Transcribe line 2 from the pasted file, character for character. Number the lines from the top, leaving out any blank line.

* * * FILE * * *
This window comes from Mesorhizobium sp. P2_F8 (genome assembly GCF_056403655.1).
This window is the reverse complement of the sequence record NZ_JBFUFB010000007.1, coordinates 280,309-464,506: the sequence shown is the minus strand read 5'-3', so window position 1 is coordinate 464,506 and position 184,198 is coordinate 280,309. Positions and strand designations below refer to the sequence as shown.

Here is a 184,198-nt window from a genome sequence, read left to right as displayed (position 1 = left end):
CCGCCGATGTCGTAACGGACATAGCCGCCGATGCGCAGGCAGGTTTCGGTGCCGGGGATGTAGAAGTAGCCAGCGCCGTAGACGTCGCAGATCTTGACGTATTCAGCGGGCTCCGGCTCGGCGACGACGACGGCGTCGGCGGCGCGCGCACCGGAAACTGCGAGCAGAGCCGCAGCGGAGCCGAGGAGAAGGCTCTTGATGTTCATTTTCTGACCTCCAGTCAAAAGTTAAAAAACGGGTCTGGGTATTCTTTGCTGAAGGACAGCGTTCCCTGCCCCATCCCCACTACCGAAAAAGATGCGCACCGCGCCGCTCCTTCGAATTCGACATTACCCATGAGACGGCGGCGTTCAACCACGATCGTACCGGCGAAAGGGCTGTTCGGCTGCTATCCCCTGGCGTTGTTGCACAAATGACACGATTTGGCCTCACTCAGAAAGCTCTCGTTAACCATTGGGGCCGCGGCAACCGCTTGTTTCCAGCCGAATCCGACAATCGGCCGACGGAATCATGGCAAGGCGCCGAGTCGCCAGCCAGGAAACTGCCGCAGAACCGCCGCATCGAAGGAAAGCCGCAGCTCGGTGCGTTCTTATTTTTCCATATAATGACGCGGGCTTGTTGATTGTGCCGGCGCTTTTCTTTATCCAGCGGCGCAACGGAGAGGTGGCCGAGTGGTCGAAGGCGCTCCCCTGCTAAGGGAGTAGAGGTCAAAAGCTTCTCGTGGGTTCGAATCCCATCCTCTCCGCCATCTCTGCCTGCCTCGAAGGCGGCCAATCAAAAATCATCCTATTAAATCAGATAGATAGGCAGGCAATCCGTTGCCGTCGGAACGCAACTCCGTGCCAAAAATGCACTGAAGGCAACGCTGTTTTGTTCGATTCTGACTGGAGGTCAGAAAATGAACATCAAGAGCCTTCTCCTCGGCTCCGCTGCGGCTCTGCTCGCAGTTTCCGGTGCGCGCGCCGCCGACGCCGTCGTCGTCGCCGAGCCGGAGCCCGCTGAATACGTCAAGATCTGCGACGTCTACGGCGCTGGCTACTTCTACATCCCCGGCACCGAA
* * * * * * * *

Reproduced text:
This window is the reverse complement of the sequence record NZ_JBFUFB010000007.1, coordinates 280,309-464,506: the sequence shown is the minus strand read 5'-3', so window position 1 is coordinate 464,506 and position 184,198 is coordinate 280,309. Positions and strand designations below refer to the sequence as shown.